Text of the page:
Errol Spence Jr. proves hype is justified with thrilling TKO win over Kell Brook

We thought Errol Spence Jr. had all the makings to be great. The unbeaten welterweight did nothing to disprove that theory on Saturday.

In the biggest test of his young career, Spence traveled across the pond and captured Kell Brook's IBF welterweight title by 11th-round TKO in a thrilling test of high-speed chess at Bramall Lane in Sheffield, England.

Spence (22-0, 19 KOs) showcased skill and poise by trading at close range and pounding Brook (36-2, 25 KOs) into submission due to a badly swollen left eye. But more importantly, the native of Desoto, Texas, proved he had both a chin and a backbone to overcome an incredibly stiff challenge in enemy territory.

"[Brook] is a tricky fighter, he's awkward. He's very strong and he can punch," Spence said. "But I proved today that I have a chin and that I have true grit. It's a legacy-defining fight and that's what true champions do. You go anywhere to fight. He came to America and took the title, so I came over here to take the title from him."

Spence, 27, did nothing to suggest he doesn't posses the kind of potential to one day sit atop boxing's pound-for-pound list. The southpaw targeted the body throughout and outlanded Brook 246-136, according to CompuBox.

The bout was close throughout, featuring plenty of even rounds as both fighters routinely answered one another with powerful and accurate combinations from close range. Brook led on two of three scorecards at the midway point, but Spence began to come on and firmly establish himself after Round 8 when Brook, with his left eye beginning to swell, started to fade.

"I watched some of his fights and he liked to fight at a certain pace," Spence said. "But once you pick up the pace on him, he kind of breaks down a little bit and can't throw a lot of punches. I decided to press the action, make him fight at a pace he didn't want to fight at and he started breathing hard and slowing down. I knew that I had him."

After Spence capped a huge Round 9 by digging to the body, forcing Brook to circle away, the native of England began to completely unravel the following round. Or so it seemed.

Spence jumped all over Brook to open Round 10 and floored him following a series of combinations along the ropes. But after Brook regained his feet, the round turned into an all-out war. Brook dug deep as both fighters traded huge in the center of the ring over the final two minutes in a surefire round of the year candidate.

"I got hurt when I got put down but I got back up and fought," Brook said. "I'm a warrior."

"Definitely that was one of the best rounds," Spence said. "He showed that he was a true champion just like against [Gennady] Golovkin. He was hurt, he was tired, and he pushed it out. He came back firing shots. I came back firing shots, and it was an awesome 10th round."

The skirmish in Round 10 proved to be Brook's last stand. With Spence leading on all three scorecards (97-92, 96-93, 95-94) entering Round 11, the former U.S. Olympian closed the show in a big way by walking Brook down and forcing him to willingly take a knee before referee Howard Foster counted him out.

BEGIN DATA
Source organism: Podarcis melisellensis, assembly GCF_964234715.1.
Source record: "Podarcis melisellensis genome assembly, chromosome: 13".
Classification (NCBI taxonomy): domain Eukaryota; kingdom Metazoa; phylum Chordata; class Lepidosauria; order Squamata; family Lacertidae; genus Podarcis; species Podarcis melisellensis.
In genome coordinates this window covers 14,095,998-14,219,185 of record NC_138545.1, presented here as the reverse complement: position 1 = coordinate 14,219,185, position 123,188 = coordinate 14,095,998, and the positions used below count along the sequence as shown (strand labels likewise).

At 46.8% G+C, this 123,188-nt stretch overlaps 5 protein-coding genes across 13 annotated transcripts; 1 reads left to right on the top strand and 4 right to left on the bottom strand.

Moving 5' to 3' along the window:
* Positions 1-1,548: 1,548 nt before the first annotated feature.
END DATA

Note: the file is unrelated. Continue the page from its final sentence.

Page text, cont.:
"I would say Spence is one of the best kids I have been in with, if not the best," said Brook, who made his first appearance since breaking his right orbital bone against middleweight champion Gennady Golovkin last September. "I got caught in about the seventh round in the eye and it felt the same as the Golovkin one. Probably not as bad as that time but I was getting hit in all of the rounds and it was getting worse.

"In the last round, he caught me, and it just stuck there with double vision. I couldn't see out of the eye now. I couldn't see, so I had to stop."

Forced to wait for Brook to recover from his eye surgery following the Golovkin loss, Spence entered the fight after the longest layoff of his career at nine months. In the end, it played a factor in his performance.

"I kind of give myself a B-minus. I don't think that I did too good," Spence said. "I was off on my offense and my defense. I give Kell a lot of credit. It didn't plan out exactly like I thought it would. I thought I would come out a little bit sharper, and I didn't feel all that sharp tonight. But as true champions do, they push it out and show true grit like I did."

Brook, 31, said after the fight he could make 147 pounds again if needed but that his future was likely at junior middleweight. His promoter, Eddie Hearn, shared interest in making an all-England showdown against Amir Khan at 154 pounds.

Spence, meanwhile, had no question about what he wants to do next after winning his first world title.

"The goal is to unify the titles," Spence said. "I want to fight Keith Thurman next, Manny Pacquiao next. I want to fight the champions, unify the division and become the undisputed champion of the world.

"I've been calling Keith Thurman out for a long time. Now it's time to fight."

CBS Sports Insider

Brian Campbell covers MMA, boxing and WWE. The Connecticut native joined CBS Sports in 2017 and has covered combat sports since 2010. He has written and hosted various podcasts and digital shows for ESPN... Full Bio

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